The axes of the main synclines and drag folds within the Roan-Muliashi Basin, consistently strike at close to 300°, and post-date any NW-SE structural trend. Significant faulting is largely absent, except for bedding plane shearing. Boudinage is common in competent (e.g., quartzite) beds within argillites, while the drag folding is most pronounced in less competent rocks such as argillites and dolostones (Lee-Potter in Mendelsohn, 1961).

Within the Roan-Muliashi structural basin, the Katanga System is represented by the conglomerates, quartzites, arkoses, argillites and dolomites of the Lower (~500 m) and Upper Roan (~650 m) Groups, the carbonaceous shales of the Mwashia Group (~100 m) and the tillites of the Kundelungu Group. The core of the main structural basin is occupied by rocks of the Upper Roan, Mwashia and Kundelungu Groups. In the western half of the basin, thick sills of gabbro intrude the Upper Roan carbonate rocks and the Mwashia Group. The Katangan sequence has been metamorphosed to greenschist facies, characterised by assemblages of biotite, quartz, microcline and carbonate (depending on the protolith) at ~200°C. Scapolite is a characteristic mineral in the Ore Shale to the west (Lee-Potter in Mendelsohn, 1961; Fleischer et al., in Wolf (Ed.), 1976; SRK, 2012).

The Luanshya (Roan Antelope) deposit is located in the Roan Basin, the eastern half of the extended eastern closure of the southern syncline. The Roan Extension is in the section of the same structure, that narrows, before expanding again and joining the main Muliashi Basin. Muliashi is on the southern limb of the southern syncline in the main structure, immediately to the west of Roan Extension. Mashiba is along strike on the southern limb of the Muliashi Basin, immediately to the west of Muliashi. Baluba is in the eastern closure of the northern syncline in the Muliashi Basin. Muliashi North lies in a structurally complex section of the anticlinal closure, between Muliashi and Baluba, on the eastern margin of the Muliashi Basin.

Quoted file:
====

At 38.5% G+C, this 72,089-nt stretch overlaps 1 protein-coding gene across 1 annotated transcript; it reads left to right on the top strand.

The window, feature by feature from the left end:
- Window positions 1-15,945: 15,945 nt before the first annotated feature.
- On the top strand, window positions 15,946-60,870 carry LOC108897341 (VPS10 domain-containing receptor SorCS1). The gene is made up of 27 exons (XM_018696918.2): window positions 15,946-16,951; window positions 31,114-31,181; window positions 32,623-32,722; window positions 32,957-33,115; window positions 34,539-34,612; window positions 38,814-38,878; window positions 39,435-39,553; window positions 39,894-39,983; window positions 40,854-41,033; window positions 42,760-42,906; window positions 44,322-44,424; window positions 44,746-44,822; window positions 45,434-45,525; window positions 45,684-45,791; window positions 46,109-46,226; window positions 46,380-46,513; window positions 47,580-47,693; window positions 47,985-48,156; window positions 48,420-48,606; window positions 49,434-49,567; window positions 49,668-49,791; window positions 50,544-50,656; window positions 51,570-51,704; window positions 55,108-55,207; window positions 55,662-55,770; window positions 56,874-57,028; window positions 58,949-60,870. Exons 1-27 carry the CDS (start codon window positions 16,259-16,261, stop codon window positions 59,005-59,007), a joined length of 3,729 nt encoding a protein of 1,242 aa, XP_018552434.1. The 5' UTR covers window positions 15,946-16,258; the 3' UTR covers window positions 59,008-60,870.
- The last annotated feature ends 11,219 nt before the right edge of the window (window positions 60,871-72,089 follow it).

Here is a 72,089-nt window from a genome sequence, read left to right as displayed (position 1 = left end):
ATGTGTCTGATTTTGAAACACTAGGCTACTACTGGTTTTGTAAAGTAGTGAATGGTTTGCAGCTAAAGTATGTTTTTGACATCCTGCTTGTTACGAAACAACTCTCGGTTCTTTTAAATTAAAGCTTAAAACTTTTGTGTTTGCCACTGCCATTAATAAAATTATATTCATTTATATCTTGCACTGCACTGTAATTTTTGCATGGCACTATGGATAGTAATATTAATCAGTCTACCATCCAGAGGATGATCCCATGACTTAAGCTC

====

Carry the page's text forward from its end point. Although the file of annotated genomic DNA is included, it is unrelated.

For details of the regional setting of the Roan-Muliashi basin, the Central African/Zambian Copper Belt and the Lufilian Arc, see the separate Zambian Copperbelt record.

Luanshya - Muliashi Basin


The basement complex is composed of Palaeoproterozoic (~2.05 to 1.85 Ga) Lufubu System schists, largely quartz-biotite, biotite and chlorite schists, with minor feldspathic quartzites. The Lufubu Schists in the vicinity of the Roan-Muliashi basin are almost universally mineralised with sparsely disseminated pyrite, and locally chalcopyrite and pyrrhotite. These schists are intruded by large masses of granite, which are locally pink to grey, medium grained alkali granites. Both the Lufubu System and granites are unconformably overlain by the Mesoproterozoic Muva System quartzites and schists. The almost pure Muva quartzites are up to several hundred metres thick, separated by intercalated schists and schistose quartzites. The dominantly quartzite central section of the sequence is over- and underlain by light grey-green quartz-mica schist with abundant kyanite, local magnetite, and local quartzite intercalations (Fleischer et al., in Wolf (Ed.), 1976).

All of the economic mineralisation is confined to the Ore Formation of the 150 to 350 m thick Lower Roan Group, which is represented by the following succession on the eastern margin of the basin (after Lee-Potter in Mendelsohn, 1961; Fleischer et al., in Wolf (Ed.), 1976; SRK, 2012):

Mindola Clastics Formation or Footwall Formation, (RL7) 0 to 240 m thick - deposited on an uneven floor, punctuated by basement ridges separating sections of the sequence with different characteristics. This unit is best developed at Baluba, with more boulders, commonly of Muva System quartzite. It may be subdivided into,
Basal Conglomerate, locally developed in channels within the basement surface.
Argillaceous Feldspathic Arenites, 100 m thick - with lenticular conglomerates.
Aeolian Quartzite, 18 m thick - clean, well sorted, white to grey feldspathic arenite of aeolian origin.
Second Conglomerate, variable thickness - subrounded pebbles and cobbles of quartz, quartzite, granite and gneiss in a micaceous sandy matrix.
Argillaceous Quartzite, 15 m thick - with pre-consolidation slump structures. Hills of basement granite project through the sequence to this level.
Footwall Conglomerate, 0 to 2 m thick - a gravel blanket of 2 to 10 cm quartz and quartzite pebbles overlying both the Footwall Formation and the truncated basement hills protruding through that formation. This unit marks the commencement of the Ore Formation transgression.
Transition Schist, 0 to 2 m thick - a gritty dolomite schists or breccia, transitional with the underlying Footwall Conglomerate and overlying dolomitic basal layer of the Ore Shale. Locally pyrite, chalcopyrite, pyrite and bornite are disseminated in the upper parts of this unit.

Kitwe Formation, which commences with the:
Copperbelt Orebody Member or Ore Formation, (RL6) 15 to 55 m thick - which thins from ~55 m at Muliashi in the west to ~17 m on the eastern margin of the Roan Basin at Luanshya. It represents a transgression, started in the Footwall conglomerate, and has a regressive hanging wall. It commences with a zone of shearing and severe crumpling at the base against the more competent footwall sediments, and comprises, from the base,